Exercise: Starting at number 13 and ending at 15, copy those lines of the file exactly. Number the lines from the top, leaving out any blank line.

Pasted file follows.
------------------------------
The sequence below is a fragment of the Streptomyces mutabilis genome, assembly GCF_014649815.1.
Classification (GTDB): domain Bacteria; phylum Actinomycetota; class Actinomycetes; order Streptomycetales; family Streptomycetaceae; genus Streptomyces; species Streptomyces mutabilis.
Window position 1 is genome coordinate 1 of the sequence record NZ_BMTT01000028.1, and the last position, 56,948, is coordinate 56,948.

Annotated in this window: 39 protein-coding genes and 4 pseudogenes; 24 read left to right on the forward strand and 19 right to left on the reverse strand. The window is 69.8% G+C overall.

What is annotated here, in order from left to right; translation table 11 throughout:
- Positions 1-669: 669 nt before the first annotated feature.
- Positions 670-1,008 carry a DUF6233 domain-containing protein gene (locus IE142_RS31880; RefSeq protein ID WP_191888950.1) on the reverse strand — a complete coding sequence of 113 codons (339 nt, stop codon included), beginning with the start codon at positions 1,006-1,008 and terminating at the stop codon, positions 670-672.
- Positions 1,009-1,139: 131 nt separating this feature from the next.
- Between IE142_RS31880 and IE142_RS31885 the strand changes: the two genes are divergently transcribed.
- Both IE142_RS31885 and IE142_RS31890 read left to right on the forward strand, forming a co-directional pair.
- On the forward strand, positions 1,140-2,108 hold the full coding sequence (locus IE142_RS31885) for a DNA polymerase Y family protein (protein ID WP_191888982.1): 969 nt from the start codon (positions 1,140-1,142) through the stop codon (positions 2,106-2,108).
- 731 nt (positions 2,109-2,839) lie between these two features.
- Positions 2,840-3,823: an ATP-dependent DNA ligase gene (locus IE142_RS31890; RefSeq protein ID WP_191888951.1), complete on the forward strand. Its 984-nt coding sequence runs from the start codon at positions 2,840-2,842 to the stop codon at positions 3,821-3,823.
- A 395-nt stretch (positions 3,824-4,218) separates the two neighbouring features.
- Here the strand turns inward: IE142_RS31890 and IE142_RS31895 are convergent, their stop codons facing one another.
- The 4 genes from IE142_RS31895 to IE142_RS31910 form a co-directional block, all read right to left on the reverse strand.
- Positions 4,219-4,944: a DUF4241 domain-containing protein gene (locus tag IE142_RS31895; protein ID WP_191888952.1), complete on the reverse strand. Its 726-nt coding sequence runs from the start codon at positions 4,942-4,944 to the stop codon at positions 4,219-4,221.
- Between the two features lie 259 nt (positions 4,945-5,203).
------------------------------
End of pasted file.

- Positions 2,840-3,823: an ATP-dependent DNA ligase gene (locus IE142_RS31890; RefSeq protein ID WP_191888951.1), complete on the forward strand. Its 984-nt coding sequence runs from the start codon at positions 2,840-2,842 to the stop codon at positions 3,821-3,823.
- A 395-nt stretch (positions 3,824-4,218) separates the two neighbouring features.
- Here the strand turns inward: IE142_RS31890 and IE142_RS31895 are convergent, their stop codons facing one another.